The work will comprise three phases: In the first year at CNRS, the candidate will collate all previous existing information, on biotic and abiotic environments, human uses of the marine system goods and services and regional environmental and human-driven stressors. The candidate will also participate in field surveys in the marine park to collate and complete any missing information. In the second year at Bologna University the candidate will start analysing the data and will valuate the Adriatic case study using the same approach as in the first phase. In the third year at CNRS the candidate will ideintify the sets of parameters that best describe the status of the social-ecological system by using multivariate techniques, and will combine the indicators into a health index designed to be used routinely for adaptive management purposes.
The PhD will benefit from the multidisciplinary expertise of the respective laboratories of the two partners involved, including conservation and community ecologists, biologists, economists and law and social scientists.
Airoldi, L. and Beck, M. W., 2007. Loss, status and trends for coastal marine habitats of Europe, Oceanography And Marine Biology, Vol 45 45, 345-405.
Airoldi, L., Balata, D. and Beck, M. W., 2008. The Gray Zone: Relationships between habitat loss and marine diversity and their applications in conservation, Journal Of Experimental Marine Biology And Ecology 366, 8-15.
Chapin III, F. S., Zavaleta, E. S., Eviner, V. T., Naylor, R. L., Vitousek, P. M., Reynolds, H. L., Hooper, D. U., Lavorel, S., Sala, O. E., Hobbie, S. E., Mack, M. C. and Diaz, S., 2000. Consequences of changing biodiversity, Nature 405, 234-242.
Claudet, J. and Fraschetti, F., 2010. Human-driven impacts on marine habitats: A regional meta-analysis in the Mediterranean Sea, Biological Conservation 143, 2195-2206.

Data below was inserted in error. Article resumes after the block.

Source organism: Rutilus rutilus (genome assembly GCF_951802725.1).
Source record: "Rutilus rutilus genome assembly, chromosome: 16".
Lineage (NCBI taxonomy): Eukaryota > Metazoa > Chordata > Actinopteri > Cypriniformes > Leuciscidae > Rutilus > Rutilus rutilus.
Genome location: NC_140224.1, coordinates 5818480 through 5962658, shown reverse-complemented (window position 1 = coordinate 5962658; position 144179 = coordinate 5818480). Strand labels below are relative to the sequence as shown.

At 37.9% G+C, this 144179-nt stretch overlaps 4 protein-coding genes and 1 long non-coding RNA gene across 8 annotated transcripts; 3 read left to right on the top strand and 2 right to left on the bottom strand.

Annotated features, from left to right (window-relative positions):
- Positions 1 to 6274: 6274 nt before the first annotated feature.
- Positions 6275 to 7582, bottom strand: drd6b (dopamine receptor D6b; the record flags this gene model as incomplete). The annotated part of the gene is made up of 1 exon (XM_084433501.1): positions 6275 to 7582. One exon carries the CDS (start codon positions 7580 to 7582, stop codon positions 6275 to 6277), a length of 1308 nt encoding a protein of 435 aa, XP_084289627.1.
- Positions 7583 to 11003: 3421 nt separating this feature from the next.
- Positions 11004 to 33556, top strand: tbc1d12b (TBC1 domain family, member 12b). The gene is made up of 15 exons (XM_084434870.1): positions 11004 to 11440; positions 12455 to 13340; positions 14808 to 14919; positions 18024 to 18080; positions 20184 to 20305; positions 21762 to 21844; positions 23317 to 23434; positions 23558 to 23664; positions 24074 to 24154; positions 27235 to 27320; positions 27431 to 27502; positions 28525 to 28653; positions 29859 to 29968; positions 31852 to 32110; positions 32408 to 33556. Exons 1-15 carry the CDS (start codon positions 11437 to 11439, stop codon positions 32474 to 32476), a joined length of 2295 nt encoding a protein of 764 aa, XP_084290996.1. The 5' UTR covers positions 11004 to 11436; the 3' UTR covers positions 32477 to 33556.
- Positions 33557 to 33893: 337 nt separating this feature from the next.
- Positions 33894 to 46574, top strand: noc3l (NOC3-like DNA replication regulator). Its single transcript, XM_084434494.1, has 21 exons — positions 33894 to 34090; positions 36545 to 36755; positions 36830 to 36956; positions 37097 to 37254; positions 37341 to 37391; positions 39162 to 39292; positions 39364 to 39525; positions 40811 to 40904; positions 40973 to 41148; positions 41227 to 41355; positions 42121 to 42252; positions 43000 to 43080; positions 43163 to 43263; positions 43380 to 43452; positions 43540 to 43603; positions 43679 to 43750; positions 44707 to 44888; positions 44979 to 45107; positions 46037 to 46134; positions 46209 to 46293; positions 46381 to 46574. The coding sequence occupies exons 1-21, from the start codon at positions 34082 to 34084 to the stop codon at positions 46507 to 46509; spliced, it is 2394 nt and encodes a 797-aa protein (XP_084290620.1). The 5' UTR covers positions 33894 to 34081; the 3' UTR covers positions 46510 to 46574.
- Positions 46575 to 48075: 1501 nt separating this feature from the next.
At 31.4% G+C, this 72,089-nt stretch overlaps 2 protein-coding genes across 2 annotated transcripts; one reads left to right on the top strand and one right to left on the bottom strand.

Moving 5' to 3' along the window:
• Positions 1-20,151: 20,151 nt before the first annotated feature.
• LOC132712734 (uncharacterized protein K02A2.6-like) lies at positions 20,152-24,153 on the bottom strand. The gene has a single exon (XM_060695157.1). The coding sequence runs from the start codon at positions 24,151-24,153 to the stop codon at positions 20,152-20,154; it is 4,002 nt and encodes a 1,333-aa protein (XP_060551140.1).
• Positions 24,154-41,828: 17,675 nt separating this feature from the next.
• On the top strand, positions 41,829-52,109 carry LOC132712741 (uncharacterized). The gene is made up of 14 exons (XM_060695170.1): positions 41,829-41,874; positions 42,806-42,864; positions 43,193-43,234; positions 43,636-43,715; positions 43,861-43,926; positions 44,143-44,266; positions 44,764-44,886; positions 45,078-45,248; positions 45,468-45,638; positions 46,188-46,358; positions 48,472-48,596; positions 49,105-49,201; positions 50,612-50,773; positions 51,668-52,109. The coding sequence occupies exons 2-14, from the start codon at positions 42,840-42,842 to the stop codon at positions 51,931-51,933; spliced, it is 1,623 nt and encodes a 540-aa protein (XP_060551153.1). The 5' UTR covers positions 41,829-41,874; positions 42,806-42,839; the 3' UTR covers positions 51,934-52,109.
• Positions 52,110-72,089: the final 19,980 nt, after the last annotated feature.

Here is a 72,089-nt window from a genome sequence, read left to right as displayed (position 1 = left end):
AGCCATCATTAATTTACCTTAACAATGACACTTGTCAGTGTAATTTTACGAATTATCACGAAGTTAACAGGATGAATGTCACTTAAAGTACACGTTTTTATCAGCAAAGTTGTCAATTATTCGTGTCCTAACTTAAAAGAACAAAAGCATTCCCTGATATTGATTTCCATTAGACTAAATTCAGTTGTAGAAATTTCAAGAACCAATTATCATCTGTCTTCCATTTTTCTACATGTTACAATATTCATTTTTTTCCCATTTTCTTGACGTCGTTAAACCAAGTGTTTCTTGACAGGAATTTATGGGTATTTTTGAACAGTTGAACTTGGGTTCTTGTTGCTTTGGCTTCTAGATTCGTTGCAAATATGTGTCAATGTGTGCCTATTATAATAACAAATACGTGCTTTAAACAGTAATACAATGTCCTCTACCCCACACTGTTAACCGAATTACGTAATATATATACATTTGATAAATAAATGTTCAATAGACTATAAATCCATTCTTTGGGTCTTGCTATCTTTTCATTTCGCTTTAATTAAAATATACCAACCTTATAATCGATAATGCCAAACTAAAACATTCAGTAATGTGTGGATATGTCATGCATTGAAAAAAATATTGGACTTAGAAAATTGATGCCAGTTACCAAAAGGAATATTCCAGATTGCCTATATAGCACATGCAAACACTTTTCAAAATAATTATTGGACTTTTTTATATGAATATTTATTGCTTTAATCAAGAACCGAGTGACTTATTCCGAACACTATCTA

Halpern, B. S., Walbridge, S., Selkoe, K. A., Kappel, C. V., Micheli, F., D'Agrosa, C., Bruno, J. F., Casey, K. S., Ebert, C., Fox, H. E., Fujita, R., Heinemann, D., Lenihan, H. S., Madin, E. M. P., Perry, M. T., Selig, E. R., Spalding, M., Steneck, R. and Watson, R., 2008. A global map of human impact on marine ecosystems, Science 319, 948-952.
Lejeusne, C., Chevaldonné, P., Pergent-Martini, C., Boudouresque, C. F. and Pérez, T., 2010. Climate change effects on a miniature ocean: the highly diverse, highly impacted Mediterranean Sea, Trends in Ecology and Evolution 25, 250-260.
Mora, C., 2008. A clear human footprint in the coral reefs of the Caribbean, Proceedings of the Royal Society B: Biological Sciences 275, 767-773.
Naeem, S., Thompson, L. J., Lawler, S. P., Lawton, J. H. and Woodfin, R. M., 1994. Declining biodiversity can alter the performance of ecosystems, Nature 368, 734-737.
Parmesan, C. and Yohe, G., 2003. A globally coherent fingerprint of climate change impacts across natural systems, Nature 421, 37-42.
- At least three scientific publications: a review of the marine health indicators and expert opinion vulnerability indices used until now, a presentation of the methodlogy used to develop the indicators and its application to the Côte Vermeille Natural Marine Park, a presentaiton of the application of such trans-disciplinary indicators to guide management actions and policy decisions. The first two articles will target leading conservaiton journals and the last one will target a policy-oriented journal.
- Presentation of the methodlogy and results in leading internation conference (target: the Third International Marine Conservation Congress in 2013).
- A guidebook for managers to use the indicators for monitoring and adaptive management actions.
- A guidebook for decision-makers to guide their policy decisions.
- Public meetings for results dissemination in the riverine towns.
- We also expect this PhD co-supervision to lead to new scientific collaborations between the two partners involved.